Japanese designer Tomo Koizumi’s pieces — in all of their zingy, ruffled, foamy, uber-voluminous glory — are just the kind of outfits we’re currently dreaming of wearing. It’s sartorial optimism, foretelling stories of the ‘after’. Post-sweat suits, post-loungewear. Finger-crossing, praying and making wishes on loose eyelashes for the return of dressing up and the extravagance — the utter indulgence, really — of having somewhere to be.

Despite the difference in years and geography, there is an abundance of similarities between this exclusive Net-A-Porter capsule’s collaborators: Tomo Koizumi and Emilio Pucci. Both maximalists, with a love for bright, saturated colours. Both designing with an exuberant sense of occasion. Both with larger-than-life aspirations.

Image courtesy of Net-A-Porter

Emilio Pucci — or, the ‘Prince of Prints,’ as he was aptly dubbed — was remembered saying: “Gaiety is one of the most important elements I have brought to fashion.” And so he had. The brand is still known today for its slinky, well-travelled pieces — the kind outfitting summers spent living la dolce vita along the coasts of Italy — and its signature loud-to-the-point-of-deafening prints. For this joint capsule collection, Pucci’s ‘Vetrate’ print was retrieved from the archives — and sets the scene.

Image courtesy of Emilio Pucci

Tomo Koizumi’s signature frothy organza — ruffled, tucked and cast in gelato shades of coral and yellow and creamsicle orange — meanders through the kaleidoscopic troughs and peaks of Pucci’s ‘Vetrate’ print, bringing two-dimensional lines into a three-dimensional reality. This 11-piece collection of mini-dresses, skirts and separates are a collector’s dream — as striking on the body as it is admired as a sculptural installation piece.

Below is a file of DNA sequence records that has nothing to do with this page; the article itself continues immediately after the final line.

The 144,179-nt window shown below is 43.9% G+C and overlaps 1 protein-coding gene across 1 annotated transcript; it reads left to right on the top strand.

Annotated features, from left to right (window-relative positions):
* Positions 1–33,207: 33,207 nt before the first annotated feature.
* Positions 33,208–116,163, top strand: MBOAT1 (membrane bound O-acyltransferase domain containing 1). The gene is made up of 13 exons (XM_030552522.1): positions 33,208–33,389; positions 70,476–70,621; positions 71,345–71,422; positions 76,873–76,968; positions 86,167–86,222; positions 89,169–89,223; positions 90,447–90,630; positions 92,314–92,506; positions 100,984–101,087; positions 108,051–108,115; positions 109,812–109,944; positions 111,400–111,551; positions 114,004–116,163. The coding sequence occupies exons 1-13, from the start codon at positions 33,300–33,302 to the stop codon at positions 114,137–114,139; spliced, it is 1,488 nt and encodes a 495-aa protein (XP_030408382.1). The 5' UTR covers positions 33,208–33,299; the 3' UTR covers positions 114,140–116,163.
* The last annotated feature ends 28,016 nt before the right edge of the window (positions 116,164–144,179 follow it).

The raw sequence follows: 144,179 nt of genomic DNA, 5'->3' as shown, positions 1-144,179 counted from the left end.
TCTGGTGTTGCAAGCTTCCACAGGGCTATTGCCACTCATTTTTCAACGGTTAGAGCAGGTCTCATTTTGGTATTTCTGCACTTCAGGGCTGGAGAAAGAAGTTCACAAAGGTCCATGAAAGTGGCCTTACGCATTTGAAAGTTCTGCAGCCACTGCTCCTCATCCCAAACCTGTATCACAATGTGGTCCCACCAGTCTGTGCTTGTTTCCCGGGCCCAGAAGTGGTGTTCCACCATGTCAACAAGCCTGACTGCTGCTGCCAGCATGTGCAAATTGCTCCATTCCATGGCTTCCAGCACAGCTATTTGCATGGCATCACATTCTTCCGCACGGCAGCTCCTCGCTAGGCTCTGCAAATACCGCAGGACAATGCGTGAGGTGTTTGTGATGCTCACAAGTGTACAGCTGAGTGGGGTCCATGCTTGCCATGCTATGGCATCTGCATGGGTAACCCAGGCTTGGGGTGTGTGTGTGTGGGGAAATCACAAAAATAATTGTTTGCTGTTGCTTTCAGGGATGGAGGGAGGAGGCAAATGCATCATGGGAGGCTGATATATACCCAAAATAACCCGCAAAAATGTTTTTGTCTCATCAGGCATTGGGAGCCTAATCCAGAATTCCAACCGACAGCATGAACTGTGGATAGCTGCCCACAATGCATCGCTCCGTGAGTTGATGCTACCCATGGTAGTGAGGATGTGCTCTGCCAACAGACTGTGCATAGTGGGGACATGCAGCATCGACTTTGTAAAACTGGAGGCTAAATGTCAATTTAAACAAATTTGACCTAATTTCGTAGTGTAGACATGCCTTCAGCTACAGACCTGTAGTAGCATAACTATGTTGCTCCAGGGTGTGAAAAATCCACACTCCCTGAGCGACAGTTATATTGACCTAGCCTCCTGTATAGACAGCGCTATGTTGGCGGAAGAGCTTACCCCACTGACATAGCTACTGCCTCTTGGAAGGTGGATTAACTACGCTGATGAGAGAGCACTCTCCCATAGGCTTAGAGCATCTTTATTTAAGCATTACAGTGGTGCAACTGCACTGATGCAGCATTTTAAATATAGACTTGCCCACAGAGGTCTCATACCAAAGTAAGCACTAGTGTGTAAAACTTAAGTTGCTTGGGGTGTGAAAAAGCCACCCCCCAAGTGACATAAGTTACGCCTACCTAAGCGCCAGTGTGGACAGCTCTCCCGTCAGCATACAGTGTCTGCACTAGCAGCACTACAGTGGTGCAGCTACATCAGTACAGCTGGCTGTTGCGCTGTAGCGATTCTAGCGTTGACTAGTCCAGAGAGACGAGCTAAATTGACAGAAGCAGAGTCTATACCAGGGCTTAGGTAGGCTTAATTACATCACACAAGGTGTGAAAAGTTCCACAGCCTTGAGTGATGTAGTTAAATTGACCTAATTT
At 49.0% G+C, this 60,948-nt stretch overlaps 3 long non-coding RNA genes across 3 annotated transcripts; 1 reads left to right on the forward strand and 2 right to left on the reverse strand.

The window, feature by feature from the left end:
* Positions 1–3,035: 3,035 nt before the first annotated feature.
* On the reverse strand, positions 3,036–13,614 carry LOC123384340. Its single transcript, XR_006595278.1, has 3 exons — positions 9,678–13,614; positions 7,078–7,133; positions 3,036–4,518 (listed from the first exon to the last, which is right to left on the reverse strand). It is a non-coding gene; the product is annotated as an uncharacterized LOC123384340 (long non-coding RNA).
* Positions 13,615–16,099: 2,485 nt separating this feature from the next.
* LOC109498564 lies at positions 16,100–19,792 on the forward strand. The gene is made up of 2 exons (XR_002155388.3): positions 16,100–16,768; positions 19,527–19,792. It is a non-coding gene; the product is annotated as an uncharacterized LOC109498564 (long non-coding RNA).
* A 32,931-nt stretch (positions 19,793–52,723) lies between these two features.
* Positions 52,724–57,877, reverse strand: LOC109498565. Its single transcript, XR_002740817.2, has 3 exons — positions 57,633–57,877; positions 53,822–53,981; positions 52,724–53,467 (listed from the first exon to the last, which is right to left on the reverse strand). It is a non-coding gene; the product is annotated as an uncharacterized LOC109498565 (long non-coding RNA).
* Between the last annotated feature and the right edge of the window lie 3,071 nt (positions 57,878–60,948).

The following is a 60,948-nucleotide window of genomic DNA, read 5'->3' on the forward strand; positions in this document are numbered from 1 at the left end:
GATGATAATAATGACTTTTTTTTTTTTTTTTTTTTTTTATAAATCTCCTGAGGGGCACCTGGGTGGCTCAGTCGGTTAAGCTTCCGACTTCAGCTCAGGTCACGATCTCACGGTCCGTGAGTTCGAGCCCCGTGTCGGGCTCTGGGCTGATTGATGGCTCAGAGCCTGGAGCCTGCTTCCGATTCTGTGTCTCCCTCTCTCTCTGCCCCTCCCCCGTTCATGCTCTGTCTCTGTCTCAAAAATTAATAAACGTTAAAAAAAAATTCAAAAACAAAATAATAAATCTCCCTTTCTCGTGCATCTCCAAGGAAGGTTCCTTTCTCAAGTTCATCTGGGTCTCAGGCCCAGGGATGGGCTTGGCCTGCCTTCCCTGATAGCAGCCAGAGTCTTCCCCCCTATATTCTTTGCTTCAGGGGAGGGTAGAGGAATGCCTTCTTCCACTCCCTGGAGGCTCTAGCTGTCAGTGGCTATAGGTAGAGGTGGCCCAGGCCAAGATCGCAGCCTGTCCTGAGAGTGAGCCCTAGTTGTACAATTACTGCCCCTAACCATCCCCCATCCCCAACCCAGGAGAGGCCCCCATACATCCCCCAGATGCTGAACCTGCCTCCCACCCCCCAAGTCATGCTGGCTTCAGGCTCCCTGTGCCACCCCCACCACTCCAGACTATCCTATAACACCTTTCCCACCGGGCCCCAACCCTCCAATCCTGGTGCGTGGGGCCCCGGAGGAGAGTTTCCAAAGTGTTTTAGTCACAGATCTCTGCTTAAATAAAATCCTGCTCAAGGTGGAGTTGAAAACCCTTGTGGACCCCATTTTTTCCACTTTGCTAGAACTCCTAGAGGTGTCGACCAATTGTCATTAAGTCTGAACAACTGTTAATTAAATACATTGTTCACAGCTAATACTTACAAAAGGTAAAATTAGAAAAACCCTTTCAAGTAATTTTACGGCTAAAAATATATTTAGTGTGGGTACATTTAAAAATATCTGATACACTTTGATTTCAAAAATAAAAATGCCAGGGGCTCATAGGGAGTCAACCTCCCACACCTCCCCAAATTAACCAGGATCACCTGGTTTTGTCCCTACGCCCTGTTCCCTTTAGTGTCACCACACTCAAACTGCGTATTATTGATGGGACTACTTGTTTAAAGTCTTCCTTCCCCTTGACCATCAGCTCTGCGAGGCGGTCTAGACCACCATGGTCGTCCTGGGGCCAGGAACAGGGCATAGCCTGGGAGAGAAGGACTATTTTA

Prices for the Tomo Koizumi x Emilio Pucci capsule collection start at HK$5,340. Learn more from Net-A-Porter.

Joey Wong
Constantly in pursuit of a multi-hyphenated career, Joey has written her way through fashion trends, youth culture and luxury retail in New York and Hong Kong. Beyond internet adventures tracking down the perfect vintage find, you can probably catch her sipping on her third oat milk latte of the day in the city’s newest café. She’s currently mourning the loss of TikTok in Hong Kong.